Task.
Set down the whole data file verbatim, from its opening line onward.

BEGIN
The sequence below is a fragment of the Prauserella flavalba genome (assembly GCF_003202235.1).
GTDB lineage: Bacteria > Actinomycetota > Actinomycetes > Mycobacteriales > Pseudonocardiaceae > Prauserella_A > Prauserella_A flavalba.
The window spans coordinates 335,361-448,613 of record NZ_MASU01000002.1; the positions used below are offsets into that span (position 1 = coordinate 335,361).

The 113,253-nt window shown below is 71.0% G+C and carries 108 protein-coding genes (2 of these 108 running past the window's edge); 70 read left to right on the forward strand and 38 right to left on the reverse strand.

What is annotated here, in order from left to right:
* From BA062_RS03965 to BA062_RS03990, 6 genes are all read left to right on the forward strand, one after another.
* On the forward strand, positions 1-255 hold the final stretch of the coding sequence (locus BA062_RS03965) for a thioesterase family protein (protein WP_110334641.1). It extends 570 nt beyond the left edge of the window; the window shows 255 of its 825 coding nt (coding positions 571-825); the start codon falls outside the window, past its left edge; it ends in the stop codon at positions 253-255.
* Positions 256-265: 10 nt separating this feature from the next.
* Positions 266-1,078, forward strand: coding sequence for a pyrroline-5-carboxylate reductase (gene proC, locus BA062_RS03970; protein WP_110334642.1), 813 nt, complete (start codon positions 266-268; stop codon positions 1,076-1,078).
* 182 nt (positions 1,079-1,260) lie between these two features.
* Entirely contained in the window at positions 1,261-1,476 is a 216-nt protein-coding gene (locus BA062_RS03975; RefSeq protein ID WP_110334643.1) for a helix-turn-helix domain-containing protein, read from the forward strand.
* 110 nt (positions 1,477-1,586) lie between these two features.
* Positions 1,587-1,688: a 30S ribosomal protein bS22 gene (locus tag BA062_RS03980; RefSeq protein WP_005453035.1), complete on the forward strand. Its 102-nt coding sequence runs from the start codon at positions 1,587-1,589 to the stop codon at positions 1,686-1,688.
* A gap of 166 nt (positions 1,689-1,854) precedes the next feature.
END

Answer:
The sequence below is a fragment of the Prauserella flavalba genome (assembly GCF_003202235.1).
GTDB lineage: Bacteria > Actinomycetota > Actinomycetes > Mycobacteriales > Pseudonocardiaceae > Prauserella_A > Prauserella_A flavalba.
The window spans coordinates 335,361-448,613 of record NZ_MASU01000002.1; the positions used below are offsets into that span (position 1 = coordinate 335,361).

The 113,253-nt window shown below is 71.0% G+C and carries 108 protein-coding genes (2 of these 108 running past the window's edge); 70 read left to right on the forward strand and 38 right to left on the reverse strand.

What is annotated here, in order from left to right:
* From BA062_RS03965 to BA062_RS03990, 6 genes are all read left to right on the forward strand, one after another.
* On the forward strand, positions 1-255 hold the final stretch of the coding sequence (locus BA062_RS03965) for a thioesterase family protein (protein WP_110334641.1). It extends 570 nt beyond the left edge of the window; the window shows 255 of its 825 coding nt (coding positions 571-825); the start codon falls outside the window, past its left edge; it ends in the stop codon at positions 253-255.
* Positions 256-265: 10 nt separating this feature from the next.
* Positions 266-1,078, forward strand: coding sequence for a pyrroline-5-carboxylate reductase (gene proC, locus BA062_RS03970; protein WP_110334642.1), 813 nt, complete (start codon positions 266-268; stop codon positions 1,076-1,078).
* 182 nt (positions 1,079-1,260) lie between these two features.
* Entirely contained in the window at positions 1,261-1,476 is a 216-nt protein-coding gene (locus BA062_RS03975; RefSeq protein ID WP_110334643.1) for a helix-turn-helix domain-containing protein, read from the forward strand.
* 110 nt (positions 1,477-1,586) lie between these two features.
* Positions 1,587-1,688: a 30S ribosomal protein bS22 gene (locus tag BA062_RS03980; RefSeq protein WP_005453035.1), complete on the forward strand. Its 102-nt coding sequence runs from the start codon at positions 1,587-1,589 to the stop codon at positions 1,686-1,688.
* A gap of 166 nt (positions 1,689-1,854) precedes the next feature.